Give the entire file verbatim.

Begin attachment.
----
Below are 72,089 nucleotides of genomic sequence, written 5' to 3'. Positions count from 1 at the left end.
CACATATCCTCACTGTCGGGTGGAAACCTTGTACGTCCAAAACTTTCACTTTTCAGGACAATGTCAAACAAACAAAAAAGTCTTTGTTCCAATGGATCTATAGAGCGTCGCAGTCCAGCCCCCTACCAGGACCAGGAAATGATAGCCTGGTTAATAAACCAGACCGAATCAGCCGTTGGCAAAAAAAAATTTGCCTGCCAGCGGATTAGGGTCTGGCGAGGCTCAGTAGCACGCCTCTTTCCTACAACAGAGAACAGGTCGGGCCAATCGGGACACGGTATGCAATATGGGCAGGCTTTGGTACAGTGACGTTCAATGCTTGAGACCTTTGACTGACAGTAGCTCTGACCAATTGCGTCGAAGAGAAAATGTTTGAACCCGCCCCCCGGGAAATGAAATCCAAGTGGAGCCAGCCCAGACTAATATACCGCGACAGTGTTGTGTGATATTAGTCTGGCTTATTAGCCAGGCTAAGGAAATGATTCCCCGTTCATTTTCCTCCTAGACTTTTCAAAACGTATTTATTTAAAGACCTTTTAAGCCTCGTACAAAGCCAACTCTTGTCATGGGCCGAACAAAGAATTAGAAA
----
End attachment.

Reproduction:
Below are 72,089 nucleotides of genomic sequence, written 5' to 3'. Positions count from 1 at the left end.
CACATATCCTCACTGTCGGGTGGAAACCTTGTACGTCCAAAACTTTCACTTTTCAGGACAATGTCAAACAAACAAAAAAGTCTTTGTTCCAATGGATCTATAGAGCGTCGCAGTCCAGCCCCCTACCAGGACCAGGAAATGATAGCCTGGTTAATAAACCAGACCGAATCAGCCGTTGGCAAAAAAAAATTTGCCTGCCAGCGGATTAGGGTCTGGCGAGGCTCAGTAGCACGCCTCTTTCCTACAACAGAGAACAGGTCGGGCCAATCGGGACACGGTATGCAATATGGGCAGGCTTTGGTACAGTGACGTTCAATGCTTGAGACCTTTGACTGACAGTAGCTCTGACCAATTGCGTCGAAGAGAAAATGTTTGAACCCGCCCCCCGGGAAATGAAATCCAAGTGGAGCCAGCCCAGACTAATATACCGCGACAGTGTTGTGTGATATTAGTCTGGCTTATTAGCCAGGCTAAGGAAATGATTCCCCGTTCATTTTCCTCCTAGACTTTTCAAAACGTATTTATTTAAAGACCTTTTAAGCCTCGTACAAAGCCAACTCTTGTCATGGGCCGAACAAAGAATTAGAAA